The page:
By shackling the human body and human spirit, prisons are designed to demoralize and destroy.  To quote Oscar Wilde, “The vilest deeds like poison weeds, bloom well in prison air.” Though I never committed the murder for which I am in prison, I accepted that my life style made it easier for those who desired to charge me with this crime.

Upon my incarceration, one of the things I discovered was that we still have a responsibility to our families, especially our children,  Those of us who may have been conscious and sincere enough to make positive contributions to our communities, removed and de-legitimize ourselves in the struggle.  We must try harder to show them a positive side of ourselves.  We must try to guide them in a different direction, one that leads away from prison.  

What led you to the Black nationalist ideology of the Nation of Islam?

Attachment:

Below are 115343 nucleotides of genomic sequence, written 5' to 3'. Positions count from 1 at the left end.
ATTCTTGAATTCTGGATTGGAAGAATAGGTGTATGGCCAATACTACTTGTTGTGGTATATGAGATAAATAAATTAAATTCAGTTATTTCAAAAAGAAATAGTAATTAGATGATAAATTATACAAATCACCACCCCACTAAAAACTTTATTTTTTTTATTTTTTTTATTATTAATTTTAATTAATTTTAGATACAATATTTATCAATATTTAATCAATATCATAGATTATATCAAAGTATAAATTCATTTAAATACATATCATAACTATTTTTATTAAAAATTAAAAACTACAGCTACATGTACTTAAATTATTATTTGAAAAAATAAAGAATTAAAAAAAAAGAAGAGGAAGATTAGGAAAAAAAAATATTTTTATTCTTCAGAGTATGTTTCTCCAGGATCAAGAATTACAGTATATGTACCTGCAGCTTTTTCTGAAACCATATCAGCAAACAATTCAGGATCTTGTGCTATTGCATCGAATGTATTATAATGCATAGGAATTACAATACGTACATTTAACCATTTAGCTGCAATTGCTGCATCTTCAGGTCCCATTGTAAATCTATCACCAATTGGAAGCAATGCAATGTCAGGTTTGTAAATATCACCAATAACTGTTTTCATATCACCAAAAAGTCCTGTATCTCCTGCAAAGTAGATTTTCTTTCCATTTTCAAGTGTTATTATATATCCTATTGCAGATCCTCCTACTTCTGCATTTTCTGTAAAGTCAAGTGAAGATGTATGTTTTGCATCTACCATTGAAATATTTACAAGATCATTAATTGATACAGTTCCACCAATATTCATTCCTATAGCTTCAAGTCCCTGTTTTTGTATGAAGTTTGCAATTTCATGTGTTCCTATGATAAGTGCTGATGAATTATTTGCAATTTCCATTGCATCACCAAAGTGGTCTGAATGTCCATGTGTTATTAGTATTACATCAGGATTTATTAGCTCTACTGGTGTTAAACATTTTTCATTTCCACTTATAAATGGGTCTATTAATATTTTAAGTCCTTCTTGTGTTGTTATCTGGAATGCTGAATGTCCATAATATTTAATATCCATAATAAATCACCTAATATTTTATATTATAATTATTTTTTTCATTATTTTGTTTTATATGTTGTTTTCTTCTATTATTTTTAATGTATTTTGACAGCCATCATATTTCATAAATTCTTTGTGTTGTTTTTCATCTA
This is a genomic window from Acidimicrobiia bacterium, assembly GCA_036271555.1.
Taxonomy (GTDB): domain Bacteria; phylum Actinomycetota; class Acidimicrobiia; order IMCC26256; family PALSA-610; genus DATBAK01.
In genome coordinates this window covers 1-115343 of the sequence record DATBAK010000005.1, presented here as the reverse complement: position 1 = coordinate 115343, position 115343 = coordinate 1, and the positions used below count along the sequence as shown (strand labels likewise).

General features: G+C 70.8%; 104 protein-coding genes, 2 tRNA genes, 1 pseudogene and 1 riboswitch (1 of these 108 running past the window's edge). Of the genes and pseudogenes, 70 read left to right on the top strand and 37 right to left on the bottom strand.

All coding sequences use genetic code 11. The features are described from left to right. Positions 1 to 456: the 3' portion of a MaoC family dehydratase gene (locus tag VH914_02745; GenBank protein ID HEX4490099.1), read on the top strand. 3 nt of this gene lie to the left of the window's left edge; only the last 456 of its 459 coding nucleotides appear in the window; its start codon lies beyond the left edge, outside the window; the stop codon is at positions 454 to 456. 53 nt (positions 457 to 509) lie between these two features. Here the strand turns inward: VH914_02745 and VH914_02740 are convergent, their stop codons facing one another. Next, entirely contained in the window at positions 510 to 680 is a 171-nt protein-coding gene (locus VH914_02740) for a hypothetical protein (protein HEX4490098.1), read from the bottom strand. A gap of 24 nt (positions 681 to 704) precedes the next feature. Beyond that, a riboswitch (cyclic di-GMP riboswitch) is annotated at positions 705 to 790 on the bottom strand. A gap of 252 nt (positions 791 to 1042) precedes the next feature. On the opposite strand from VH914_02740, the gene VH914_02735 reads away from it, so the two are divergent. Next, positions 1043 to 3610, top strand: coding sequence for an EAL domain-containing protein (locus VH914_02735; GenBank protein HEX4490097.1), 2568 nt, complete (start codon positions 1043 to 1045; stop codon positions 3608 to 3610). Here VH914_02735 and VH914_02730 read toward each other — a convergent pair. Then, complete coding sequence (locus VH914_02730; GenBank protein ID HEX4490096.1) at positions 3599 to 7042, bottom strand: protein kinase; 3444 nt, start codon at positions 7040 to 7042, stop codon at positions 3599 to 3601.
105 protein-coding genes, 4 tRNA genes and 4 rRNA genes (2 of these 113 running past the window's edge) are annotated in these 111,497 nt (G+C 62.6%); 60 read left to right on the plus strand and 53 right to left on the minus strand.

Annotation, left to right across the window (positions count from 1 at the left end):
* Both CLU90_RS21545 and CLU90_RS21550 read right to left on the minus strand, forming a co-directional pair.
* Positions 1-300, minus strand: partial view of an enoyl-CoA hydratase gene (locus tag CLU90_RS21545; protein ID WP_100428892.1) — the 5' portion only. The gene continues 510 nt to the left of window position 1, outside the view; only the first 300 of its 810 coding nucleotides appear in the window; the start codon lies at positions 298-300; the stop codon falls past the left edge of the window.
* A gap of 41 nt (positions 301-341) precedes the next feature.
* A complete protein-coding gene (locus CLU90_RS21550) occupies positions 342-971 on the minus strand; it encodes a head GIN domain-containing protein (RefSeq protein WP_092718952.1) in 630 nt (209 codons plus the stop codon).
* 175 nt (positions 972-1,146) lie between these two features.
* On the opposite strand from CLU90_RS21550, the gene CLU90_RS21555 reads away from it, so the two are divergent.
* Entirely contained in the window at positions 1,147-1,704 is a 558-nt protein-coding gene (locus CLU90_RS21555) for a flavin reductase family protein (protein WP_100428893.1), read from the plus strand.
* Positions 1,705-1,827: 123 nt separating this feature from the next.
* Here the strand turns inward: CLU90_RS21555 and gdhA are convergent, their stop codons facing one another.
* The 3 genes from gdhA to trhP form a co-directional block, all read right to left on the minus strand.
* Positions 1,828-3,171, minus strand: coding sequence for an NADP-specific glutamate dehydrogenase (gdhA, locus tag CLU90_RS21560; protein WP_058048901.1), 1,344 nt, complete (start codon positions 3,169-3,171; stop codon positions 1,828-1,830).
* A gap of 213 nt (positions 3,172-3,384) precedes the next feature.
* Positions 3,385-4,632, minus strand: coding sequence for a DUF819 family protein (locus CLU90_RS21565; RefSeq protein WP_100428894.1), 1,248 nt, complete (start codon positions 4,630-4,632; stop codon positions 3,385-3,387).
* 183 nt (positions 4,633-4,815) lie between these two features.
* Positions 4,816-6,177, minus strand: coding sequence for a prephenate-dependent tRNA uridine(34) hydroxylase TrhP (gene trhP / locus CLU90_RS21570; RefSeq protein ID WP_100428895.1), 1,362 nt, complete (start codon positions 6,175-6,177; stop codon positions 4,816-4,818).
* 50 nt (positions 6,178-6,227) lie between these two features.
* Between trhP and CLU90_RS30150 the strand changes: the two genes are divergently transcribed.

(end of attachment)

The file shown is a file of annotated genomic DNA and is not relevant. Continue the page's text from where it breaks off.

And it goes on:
I was always concerned about the welfare of my people.  Raised at a time when the evening news showed Blacks being beaten, brutalized and shot down in the streets; of course, I was one of those who became angry.  I listened to various black leaders at that time, some not much older than myself.  But, it was Malcom X’s interpretation of Elijah Muhammad’s teachings that I most admired.  As I said earlier, my Mother raised her sons to be confident and respectful.  I saw in the Nation of Islam, at that time, black, confident and respectful acting men, who were not afraid to stand up for what they believed. Basically, I was attracted to the nationalistic ideology of the Nation of Islam, more than the spiritual aspects of it. As a young man, tired of hearing whites refer to us as boys, the Nation of Islam was what I thought was needed in our lives.